Climate recommendations must develop ‘real and lasting strategy’

Coalition of environmental organisations have ‘warmly welcomed’ new report measures

Michael Ewing, Coordinator of the Environmental Pillar group: ‘There is a clear and urgent need for a sense of direction and understanding as to how Ireland will take action to aggressively respond to the imminent threat of climate change’. Photograph: Alan Betson/The Irish Times

Michael Ewing, Coordinator of the Environmental Pillar group: ‘There is a clear and urgent need for a sense of direction and understanding as to how Ireland will take action to aggressively respond to the imminent threat of climate change’. Photograph: Alan Betson/The Irish Times

 

The progressive recommendations of the all-party climate committee must be used by the Government “to develop a real and lasting strategy to turn Ireland from laggard to leader on climate action”, according to a coalition of environmental organisations.

Measures to protect biodiversity and recognition of the role of a healthy environment in tackling climate change contained in the committee’s report launched on Tuesday were “warmly welcomed” by the Environmental Pillar (EP) – it represents more than 30 national environmental organisations.

It hoped the “nature-friendly recommendations” would also feed into Government policy in tackling climate change. “Protecting our biodiversity is the best foundation on which to lay the road-map for real and lasting leadership in tackling climate change,” it said.

The critical recommendations welcomed by the EP were:

  • Supporting the restoration, rehabilitation and rewetting of all peatlands;
  • Preparing a national hedgerow conservation strategy that recognises the climate benefits of our national hedgerow resource;
  • Prioritising a forestry model of native trees and biodiversity-rich woodlands in the right place, including riparian planting;
  • Rewarding farmers for active maintenance of ecosystems, carbon storage and land diversification with a focus on planting native trees;
  • Commissioning an independent review of Coillte to ensure the commercial semi-state body manages its large public land bank in a climate-resilient manner;
  • Reviewing the 1988 Forestry Act to ensure policy is consistent with the objective of environmental, social and economic sustainability in this sector.

“If adopted by the Government, these recommendations could help clear the decks for the State to forge a climate action plan for the following decades that puts Ireland on track to do our fair share to meet our climate commitments,” it added.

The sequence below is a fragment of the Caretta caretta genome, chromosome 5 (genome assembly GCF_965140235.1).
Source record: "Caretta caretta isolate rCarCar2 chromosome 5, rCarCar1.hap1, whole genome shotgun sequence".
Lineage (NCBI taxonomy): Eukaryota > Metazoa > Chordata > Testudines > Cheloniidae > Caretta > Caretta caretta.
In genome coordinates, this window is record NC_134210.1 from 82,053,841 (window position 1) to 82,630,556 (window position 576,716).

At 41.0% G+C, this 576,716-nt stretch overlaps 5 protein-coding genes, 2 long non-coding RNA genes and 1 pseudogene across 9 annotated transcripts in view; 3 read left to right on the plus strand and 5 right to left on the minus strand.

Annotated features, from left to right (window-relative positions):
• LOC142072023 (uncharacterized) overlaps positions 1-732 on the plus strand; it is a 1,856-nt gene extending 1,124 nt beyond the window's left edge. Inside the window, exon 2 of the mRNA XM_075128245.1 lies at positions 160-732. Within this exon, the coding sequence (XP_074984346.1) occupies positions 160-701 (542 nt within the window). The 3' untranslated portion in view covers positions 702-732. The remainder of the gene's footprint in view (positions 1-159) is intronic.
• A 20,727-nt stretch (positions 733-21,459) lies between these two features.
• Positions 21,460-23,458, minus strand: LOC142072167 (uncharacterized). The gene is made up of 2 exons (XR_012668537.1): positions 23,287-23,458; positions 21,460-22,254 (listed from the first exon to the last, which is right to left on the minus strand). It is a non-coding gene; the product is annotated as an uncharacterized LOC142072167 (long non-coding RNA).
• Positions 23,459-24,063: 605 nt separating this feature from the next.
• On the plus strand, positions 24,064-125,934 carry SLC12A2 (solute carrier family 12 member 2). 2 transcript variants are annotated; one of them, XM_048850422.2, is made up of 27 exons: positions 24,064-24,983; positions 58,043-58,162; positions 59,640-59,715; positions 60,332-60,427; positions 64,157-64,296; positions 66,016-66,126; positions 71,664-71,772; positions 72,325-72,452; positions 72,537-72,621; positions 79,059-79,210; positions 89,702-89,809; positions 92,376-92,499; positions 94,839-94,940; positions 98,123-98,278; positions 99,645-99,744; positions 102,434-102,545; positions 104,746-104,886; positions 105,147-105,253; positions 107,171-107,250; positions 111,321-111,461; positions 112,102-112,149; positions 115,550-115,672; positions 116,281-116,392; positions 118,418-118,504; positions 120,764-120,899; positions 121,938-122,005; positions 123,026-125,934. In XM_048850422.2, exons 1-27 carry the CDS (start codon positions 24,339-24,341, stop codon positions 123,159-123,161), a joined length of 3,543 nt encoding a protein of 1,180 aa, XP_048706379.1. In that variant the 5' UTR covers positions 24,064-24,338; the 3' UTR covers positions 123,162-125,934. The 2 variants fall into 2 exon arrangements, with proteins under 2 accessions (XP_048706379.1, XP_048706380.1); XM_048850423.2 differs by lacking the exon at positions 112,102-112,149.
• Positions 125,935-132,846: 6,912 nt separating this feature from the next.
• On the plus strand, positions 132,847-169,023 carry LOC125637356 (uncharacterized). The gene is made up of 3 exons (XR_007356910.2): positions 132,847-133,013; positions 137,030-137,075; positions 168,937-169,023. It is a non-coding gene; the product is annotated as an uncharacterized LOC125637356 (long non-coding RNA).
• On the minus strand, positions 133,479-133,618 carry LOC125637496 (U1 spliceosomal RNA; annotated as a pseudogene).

“There is a clear and urgent need for a sense of direction and understanding as to how Ireland will take action to aggressively respond to the imminent threat of climate change in line with our Paris Agreement commitments,” said EP coordinator Michael Ewing.

The Government has conceded current policies and measures were not working and a reset was needed, “clearing the decks for the work of this committee and its important recommendations recognising the vital role that a healthy environment can play in controlling our emissions”, he added.

In the face of the global climate emergency and Ireland’s failure to act to date, “we see this committee’s recommendations as the opportunity to usher in a new era of climate action”, said Charles Stanley Smith of An Taisce. “In particular, we welcome moves to protect our carbon and biodiversity rich peatlands.”

Potential

IFA President Joe Healy said a Teagasc plan endorsed by the committee was the basis for further climate action in agriculture, and was “far better than the unrealistic proposals put forward by the Citizens’ Assembly, which included an unjust and inequitable tax on Ireland’s carbon-efficient food production model”.

Recommendations on farm-scale and community renewable energy had the potential to make a real difference, he said. “However, this requires changes to grid connection, planning policy and the design of the renewable electricity support scheme to support farm-scale and community renewables.”

The proposed increase in carbon tax would, however, impose significant costs on farm families and rural communities who did not have alternatives.

If the horticulture sector was to develop as proposed, it needed policies to make it robust and sustainable. “To date, the Government has failed to regulate against unsustainable discounting and to appoint an independent retail regulator to police the grocery market.”

He described proposals to divert CAP funds to address the climate challenge as “a convenient side-stepping of the need for a robust national climate action budget”.

IFA environment chairman Thomas Cooney said agricultural emissions were significant, but reflected the importance of the sector to the national economy. “While agriculture’s emissions have declined by 1 per cent since 1990, emissions from sectors such as transport are spiralling out of control, increasing by 133 per cent. Despite this, farming continues to be a scapegoat for climate inaction in other sectors.”

To secure a just and sustainable climate transition, future climate measures must lead to improved farm level profitability, he added.